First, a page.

What did the VisiCalc fairy bring you for Spreadsheet Day?

Jez and friend's Excel-lent Adventure

Today is Spreadsheet Day, an auspicious occasion to celebrate the release of VisiCalc and its descendants. So enjoy a bonus On Call story on us regarding Microsoft's finest, Excel.

Spreadsheets have a rich history, beginning with the commercial debut of VisiCalc for the Apple II on October 17, 1979 – although there is some squabbling over the exact date.

There's a joke to be made there about spreadsheets and accuracy, but with several Excel-human interface-related scandalous errors already in the workbook – most recently one that left top trainee doctors unappointable in parts of the UK during a countrywide shortage – we'll let it slide.

Instead, we dive into the On Call archives to join "Jez" and his most excellent colleague on their Excel-lent adventure.

Our story takes us back to the closing years of the last century when Excel was still in its teens and yet to accrue the bloat of today.

Our hero was tasked with supporting several account managers at a certain national infrastructure organization.

Jez told us: "These account managers were vastly experienced and ridiculously knowledgeable, having spent their entire careers in the industry.

"They were also a decent bunch and a pleasure to work with."

However, for many, retirement was looming. Modern office software fads had pretty much passed them by, and, frankly, so they should. After all, they had Jez's support team to keep things ticking over while they dealt with more worthwhile work.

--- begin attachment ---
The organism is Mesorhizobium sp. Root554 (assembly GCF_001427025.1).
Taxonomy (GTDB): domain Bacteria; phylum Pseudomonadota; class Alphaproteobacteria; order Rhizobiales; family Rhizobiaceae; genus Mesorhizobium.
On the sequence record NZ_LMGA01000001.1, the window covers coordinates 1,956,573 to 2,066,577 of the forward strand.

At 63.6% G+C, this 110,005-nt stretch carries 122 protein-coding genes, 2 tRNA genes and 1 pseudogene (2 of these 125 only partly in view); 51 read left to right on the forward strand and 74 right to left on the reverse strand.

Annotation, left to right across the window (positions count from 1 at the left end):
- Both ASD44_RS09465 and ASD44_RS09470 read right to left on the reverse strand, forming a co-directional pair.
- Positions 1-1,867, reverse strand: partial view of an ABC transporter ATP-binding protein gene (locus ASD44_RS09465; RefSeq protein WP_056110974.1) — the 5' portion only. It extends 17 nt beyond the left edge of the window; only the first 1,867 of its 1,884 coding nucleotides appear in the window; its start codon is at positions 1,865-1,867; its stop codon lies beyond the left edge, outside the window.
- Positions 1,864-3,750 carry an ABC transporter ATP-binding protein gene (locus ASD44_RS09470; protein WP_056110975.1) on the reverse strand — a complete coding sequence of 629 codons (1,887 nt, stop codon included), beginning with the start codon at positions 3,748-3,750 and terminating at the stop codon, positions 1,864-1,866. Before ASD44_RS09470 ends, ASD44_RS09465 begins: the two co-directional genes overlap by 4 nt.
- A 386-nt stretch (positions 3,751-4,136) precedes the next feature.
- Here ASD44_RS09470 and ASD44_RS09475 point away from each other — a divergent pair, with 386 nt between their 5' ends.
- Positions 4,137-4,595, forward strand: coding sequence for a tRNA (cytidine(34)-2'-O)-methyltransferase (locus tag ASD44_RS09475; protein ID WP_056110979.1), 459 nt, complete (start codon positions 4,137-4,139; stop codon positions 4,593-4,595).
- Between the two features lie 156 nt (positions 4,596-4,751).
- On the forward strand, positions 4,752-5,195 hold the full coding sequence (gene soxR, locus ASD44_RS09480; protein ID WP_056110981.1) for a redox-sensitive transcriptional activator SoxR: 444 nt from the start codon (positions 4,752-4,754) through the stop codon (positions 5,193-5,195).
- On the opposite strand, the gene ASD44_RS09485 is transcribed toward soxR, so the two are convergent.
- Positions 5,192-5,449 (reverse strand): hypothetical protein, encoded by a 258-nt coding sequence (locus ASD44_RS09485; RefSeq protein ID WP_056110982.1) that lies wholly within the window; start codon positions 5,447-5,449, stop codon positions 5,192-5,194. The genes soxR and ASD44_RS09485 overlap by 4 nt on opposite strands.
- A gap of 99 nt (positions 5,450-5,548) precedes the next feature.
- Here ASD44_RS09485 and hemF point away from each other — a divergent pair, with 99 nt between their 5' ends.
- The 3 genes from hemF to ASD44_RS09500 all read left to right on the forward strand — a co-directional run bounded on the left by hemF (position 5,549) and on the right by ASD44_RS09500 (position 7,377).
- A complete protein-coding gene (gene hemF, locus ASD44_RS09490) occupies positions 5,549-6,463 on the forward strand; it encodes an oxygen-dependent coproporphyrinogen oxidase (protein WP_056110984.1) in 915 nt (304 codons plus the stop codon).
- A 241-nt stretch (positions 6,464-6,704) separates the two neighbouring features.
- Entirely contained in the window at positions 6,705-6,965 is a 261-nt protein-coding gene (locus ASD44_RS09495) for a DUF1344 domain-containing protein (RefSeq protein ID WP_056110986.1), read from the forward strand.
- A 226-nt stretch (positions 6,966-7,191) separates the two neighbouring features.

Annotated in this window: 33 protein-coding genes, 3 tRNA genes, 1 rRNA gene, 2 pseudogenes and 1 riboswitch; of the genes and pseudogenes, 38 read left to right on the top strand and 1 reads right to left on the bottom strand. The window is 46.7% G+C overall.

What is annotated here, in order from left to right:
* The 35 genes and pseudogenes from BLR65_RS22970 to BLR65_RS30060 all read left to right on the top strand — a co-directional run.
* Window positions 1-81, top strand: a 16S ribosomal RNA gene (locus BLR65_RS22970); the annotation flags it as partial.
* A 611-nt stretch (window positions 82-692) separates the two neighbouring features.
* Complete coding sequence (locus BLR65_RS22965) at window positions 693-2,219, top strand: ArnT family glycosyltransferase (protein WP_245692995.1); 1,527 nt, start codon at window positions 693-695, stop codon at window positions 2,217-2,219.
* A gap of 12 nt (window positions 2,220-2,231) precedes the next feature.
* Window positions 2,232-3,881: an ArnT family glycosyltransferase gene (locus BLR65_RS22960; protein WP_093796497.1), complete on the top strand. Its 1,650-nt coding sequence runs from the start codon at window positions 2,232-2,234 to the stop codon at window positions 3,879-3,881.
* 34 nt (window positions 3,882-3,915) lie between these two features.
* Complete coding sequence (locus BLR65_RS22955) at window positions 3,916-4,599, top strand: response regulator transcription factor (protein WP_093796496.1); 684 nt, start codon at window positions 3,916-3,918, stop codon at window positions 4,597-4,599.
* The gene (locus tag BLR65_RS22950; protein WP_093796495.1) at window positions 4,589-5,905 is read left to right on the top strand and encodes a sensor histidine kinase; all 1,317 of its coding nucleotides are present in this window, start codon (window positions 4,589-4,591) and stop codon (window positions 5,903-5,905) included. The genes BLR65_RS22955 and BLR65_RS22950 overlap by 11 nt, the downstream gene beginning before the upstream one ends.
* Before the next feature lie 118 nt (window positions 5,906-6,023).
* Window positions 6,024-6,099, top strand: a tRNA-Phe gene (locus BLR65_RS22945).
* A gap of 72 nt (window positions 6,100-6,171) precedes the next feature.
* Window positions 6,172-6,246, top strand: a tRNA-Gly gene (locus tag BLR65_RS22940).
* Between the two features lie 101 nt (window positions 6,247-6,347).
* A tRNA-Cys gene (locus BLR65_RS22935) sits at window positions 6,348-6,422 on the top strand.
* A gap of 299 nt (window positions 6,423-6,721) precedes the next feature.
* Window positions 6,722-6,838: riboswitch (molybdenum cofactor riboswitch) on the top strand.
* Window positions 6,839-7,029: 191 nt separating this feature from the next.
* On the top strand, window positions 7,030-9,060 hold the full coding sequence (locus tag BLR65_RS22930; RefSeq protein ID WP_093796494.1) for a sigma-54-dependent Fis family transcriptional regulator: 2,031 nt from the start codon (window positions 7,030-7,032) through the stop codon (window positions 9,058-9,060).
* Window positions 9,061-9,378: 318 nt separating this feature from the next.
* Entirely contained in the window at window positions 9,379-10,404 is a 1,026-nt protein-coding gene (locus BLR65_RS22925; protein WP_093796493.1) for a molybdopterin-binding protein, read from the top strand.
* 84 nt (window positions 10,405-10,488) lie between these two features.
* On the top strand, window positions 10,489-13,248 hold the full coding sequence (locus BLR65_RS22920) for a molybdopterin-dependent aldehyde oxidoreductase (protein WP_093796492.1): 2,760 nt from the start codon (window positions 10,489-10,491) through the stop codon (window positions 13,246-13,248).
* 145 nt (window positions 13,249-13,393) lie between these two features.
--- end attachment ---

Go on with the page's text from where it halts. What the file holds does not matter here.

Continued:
Jez had developed a reputation for being a bit of an Excel 97 whiz or, as he modestly put it, "mildly competent." SUMIFs and VLOOKUPs held no fear for him.

It was, therefore, inevitable that an account manager pottered up to his desk one day and asked for some Excel assistance. Keen to help, our hero headed over to the problem PC to take a look.

Excel was open on the screen, its empty cells full of accountancy promise. The manager demonstrated the problem – the spreadsheet seemed to have frozen. Usually, one could click on a cell and start typing, but this time… nothing.

Jez dutifully had a go, but no response. He tried one of the menus, also no response. At this point, he decided that the solution would be to close and reopen Excel. We've all been there.

Weirder still, he couldn't find Excel on the taskbar. Word was there, but no Excel.

Jez didn't tell us how long it took for the penny to drop, but it sounds like it took longer than it should have.

He explained: "Being aware of the technical knowledge level of the Account Management team, the creator of the spreadsheet in question had produced a Word document with detailed instructions on how to enter new data.

"These instructions included numerous screenshots.

"The person I was helping was clicking on an empty cell in a screenshot of Excel in the instructions.

"Excel was not open."

Cue much laughter. The manager in question was not, according to Jez, "some uppity know-it-all whose seniority level was substantially above their competency level" and was instead that disappointingly rare example of user: a person who was a pleasure to work with and capable of laughing at themselves.

The solution was a clickable link in the Word instructions to launch the actual Excel file.

Sadly, the team was eventually disbanded. And Jez? "I was reassigned under an Excess Cost Elimination Programme (or maybe it was a Cost Base Reduction Initiative – the higher-ups were good at coming up with euphemisms for making redundancies)."

His Excel skills were then doubtless used for evil instead of good. ®

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